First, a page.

- muscle pain or tenderness
- joint pain
- blistering or peeling skin
- pain in the upper back between the shoulder blades or under the right shoulder
- stomach pain, especially in the upper right part of the stomach
- redness, swelling, pain, tenderness, or warmth in one leg
- shortness of breath
- pain when breathing
- coughing up blood
Fenofibrate may cause other side effects. Call your doctor if you have any unusual problems while you are taking fenofibrate.
If you experience a serious side effect, you or your doctor may send a report to the Food and Drug Administration's (FDA) MedWatch Adverse Event Reporting program online [at Web Site] or by phone [1-800-332-1088].
Keep this medication in the container it came in, tightly closed, and out of reach of children. Store it at room temperature and away from excess heat and moisture (not in the bathroom). Throw away any medication that is outdated or no longer needed. Talk to your pharmacist about the proper disposal of your medication.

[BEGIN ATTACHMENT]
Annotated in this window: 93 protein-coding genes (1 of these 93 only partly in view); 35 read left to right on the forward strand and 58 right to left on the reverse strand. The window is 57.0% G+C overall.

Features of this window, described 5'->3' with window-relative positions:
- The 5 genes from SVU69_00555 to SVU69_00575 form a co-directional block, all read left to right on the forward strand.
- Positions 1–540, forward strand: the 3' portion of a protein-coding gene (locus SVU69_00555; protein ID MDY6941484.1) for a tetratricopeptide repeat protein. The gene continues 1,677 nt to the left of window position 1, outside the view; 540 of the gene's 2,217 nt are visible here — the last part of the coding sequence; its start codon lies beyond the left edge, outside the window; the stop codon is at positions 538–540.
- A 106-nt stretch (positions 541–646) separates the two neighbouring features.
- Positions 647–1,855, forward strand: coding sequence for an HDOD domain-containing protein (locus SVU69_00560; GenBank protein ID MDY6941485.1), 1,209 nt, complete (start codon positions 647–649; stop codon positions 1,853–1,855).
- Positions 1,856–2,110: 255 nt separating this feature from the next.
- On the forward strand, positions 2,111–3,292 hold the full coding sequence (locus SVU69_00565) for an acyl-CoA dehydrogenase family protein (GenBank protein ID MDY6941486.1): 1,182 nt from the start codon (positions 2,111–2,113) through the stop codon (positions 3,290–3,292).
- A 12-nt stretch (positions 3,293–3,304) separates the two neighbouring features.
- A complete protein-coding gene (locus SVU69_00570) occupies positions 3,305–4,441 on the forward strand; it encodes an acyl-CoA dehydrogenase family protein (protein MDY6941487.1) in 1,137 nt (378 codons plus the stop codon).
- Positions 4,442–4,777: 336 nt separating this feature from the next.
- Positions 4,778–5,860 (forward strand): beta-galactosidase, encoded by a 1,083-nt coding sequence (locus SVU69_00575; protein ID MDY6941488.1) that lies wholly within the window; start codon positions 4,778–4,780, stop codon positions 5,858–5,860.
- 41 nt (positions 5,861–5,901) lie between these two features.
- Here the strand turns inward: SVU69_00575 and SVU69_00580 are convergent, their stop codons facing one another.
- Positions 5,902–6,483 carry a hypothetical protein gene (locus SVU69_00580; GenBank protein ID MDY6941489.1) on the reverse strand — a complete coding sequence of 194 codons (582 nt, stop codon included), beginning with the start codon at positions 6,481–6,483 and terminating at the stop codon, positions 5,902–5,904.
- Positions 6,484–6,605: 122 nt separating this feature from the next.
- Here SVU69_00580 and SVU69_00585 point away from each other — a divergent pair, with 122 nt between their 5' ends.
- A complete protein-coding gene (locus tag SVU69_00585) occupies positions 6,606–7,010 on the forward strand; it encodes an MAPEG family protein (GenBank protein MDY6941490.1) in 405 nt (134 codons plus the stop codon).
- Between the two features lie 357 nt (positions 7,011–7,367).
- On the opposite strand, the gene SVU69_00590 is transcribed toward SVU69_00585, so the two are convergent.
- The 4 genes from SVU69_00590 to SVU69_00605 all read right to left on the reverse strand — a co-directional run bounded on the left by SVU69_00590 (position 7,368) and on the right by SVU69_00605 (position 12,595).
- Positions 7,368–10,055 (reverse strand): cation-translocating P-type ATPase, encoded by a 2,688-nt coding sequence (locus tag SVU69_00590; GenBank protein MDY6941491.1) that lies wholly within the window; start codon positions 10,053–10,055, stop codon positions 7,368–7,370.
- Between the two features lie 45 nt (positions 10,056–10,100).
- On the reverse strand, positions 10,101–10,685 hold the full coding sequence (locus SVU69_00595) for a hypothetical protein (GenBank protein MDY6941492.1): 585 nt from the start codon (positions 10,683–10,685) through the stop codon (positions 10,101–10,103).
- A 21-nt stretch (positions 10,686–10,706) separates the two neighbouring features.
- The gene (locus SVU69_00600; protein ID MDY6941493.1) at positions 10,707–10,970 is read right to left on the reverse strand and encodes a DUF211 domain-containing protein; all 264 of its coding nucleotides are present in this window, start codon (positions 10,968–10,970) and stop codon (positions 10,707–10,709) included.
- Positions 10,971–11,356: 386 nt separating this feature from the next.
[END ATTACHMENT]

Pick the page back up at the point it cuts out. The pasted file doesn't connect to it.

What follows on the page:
In case of overdose, call your local poison control center at 1-800-222-1222. If the victim has collapsed or is not breathing, call local emergency services at 911.
Keep all appointments with your doctor and the laboratory. Your doctor will order certain laboratory tests to check your response to fenofibrate.
Do not let anyone else take your medication. Ask your pharmacist any questions you have about refilling your prescription.
It is important for you to keep a written list of all of the prescription and nonprescription (over-the-counter) medicines you are taking, as well as any products such as vitamins, minerals, or other dietary supplements. You should bring this list with you each time you visit a doctor or if you are admitted to a hospital. It is also important information to carry with you in case of emergencies.
¶These branded products are no longer on the market and only generic alternatives are available.
AHFS® Consumer Medication Information. © Copyright, The American Society of Health-System Pharmacists, Inc., 7272 Wisconsin Avenue, Bethesda, Maryland. All Rights Reserved. Duplication for commercial use must be authorized by ASHP.
Selected Revisions: November 15, 2011.